Despite years of being a strategic ally for the US in Southeast Asia, Thailand appears to now be pursuing a closer relationship with Russia, the ideological counterpoint to the US.
Although the recent US-Asean Summit confirmed that the US still sees the Kingdom as an important player in the region, relations have cooled to some extent between the two nations since the 2014 Thai coup d’etat, which saw the military junta take power. The government has promised an eventual return to democracy with general elections apparently scheduled for 2017, which the US has said it is in favour of.
But in the meantime, Russia is on the menu.
Reuters reports that two Thai deputy PMs will travel to Russia this week to meet with Nikolai Patrushev, the head of the security council, to talk trade and security issues, and perhaps even arms deals, as the two nations seek to cooperate over counter-terrorism strategy.
“We are in the initial phase of that cooperation,” commented Kirill Barsky, Russian ambassador to Thailand. “But I think we have very good prospects, because I registered strong mutual interest in cooperation in such fields of security as counterterrorism, counternarcotic drugs, fighting transnational crime, cybercrime and cybersecurity.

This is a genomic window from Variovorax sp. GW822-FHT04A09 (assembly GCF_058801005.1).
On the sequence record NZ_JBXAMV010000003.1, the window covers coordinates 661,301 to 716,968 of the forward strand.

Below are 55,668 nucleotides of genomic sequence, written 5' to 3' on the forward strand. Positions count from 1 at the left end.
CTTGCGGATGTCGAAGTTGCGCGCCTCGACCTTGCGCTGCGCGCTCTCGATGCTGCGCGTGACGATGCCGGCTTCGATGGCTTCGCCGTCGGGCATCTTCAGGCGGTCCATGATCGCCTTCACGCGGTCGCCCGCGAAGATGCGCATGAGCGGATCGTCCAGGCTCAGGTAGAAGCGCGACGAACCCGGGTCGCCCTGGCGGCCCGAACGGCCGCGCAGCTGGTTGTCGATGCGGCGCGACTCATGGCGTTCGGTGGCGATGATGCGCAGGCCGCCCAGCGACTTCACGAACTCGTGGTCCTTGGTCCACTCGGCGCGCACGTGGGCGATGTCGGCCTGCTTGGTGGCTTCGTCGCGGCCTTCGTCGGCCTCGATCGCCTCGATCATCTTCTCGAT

“This is not the right place to describe what we do with Thailand in terms of military and technical cooperation. This is a sensitive issue,” he continued.
“But, believe me, that this business is going on, and we are supplying Thailand with the items that they are interested in, and we are eager to expand the scope of our cooperation.”
The Russian embassy publicised at the end of 2015 that they had delivered 6 multifunctional MI-17 V-5 helicopters to the Royal Thai Army, and it is thought that the purchase of Russian tanks may also be on the horizon.
Matthew Sussex, a Russia expert at Australian National University, said that a Thai-Russian tank deal “would certainly make Washington sit up and take notice”.
Although it’s clear that Russia is looking to enjoy a broader influence in Asia and that Thailand is an important strategic ally in that mission, Thai officials have made clear that they are not pursuing any one international relationship over the other.
“It’s not that we’ve decided to be on good terms with China and Russia and not with the U.S. We’re equally good to all of them,” said Thailand’s deputy prime minister and defence minister, Prawit Wongsuwan, in an interview.
But some observers are concerned what the strengthening relations with authoritarian states like Russia and China could mean for the Thai kingdom.
In an interview with the Washington Times, Jacob Hogan, a fellow at the Institute of Security and International Studies in the Political Science faculty at Chulalongkorn University, said that in 2014, “Thailand’s military government sought out more supportive partners as Bangkok’s post-coup d’etat relations with the United States, European Union and other democratic states in the region, such as Japan and Korea, cooled.
“But with the Russians and Chinese very happy to overlook Thailand’s domestic situation, in return for lucrative arms and energy sales and business opportunities, many in Thailand are nervous about the impact that these deepening relations with authoritarian states will have on Thailand’s long-term democratic consolidation,” he concluded.
Featured image is by MARIAJONER and used under a Creative Commons licence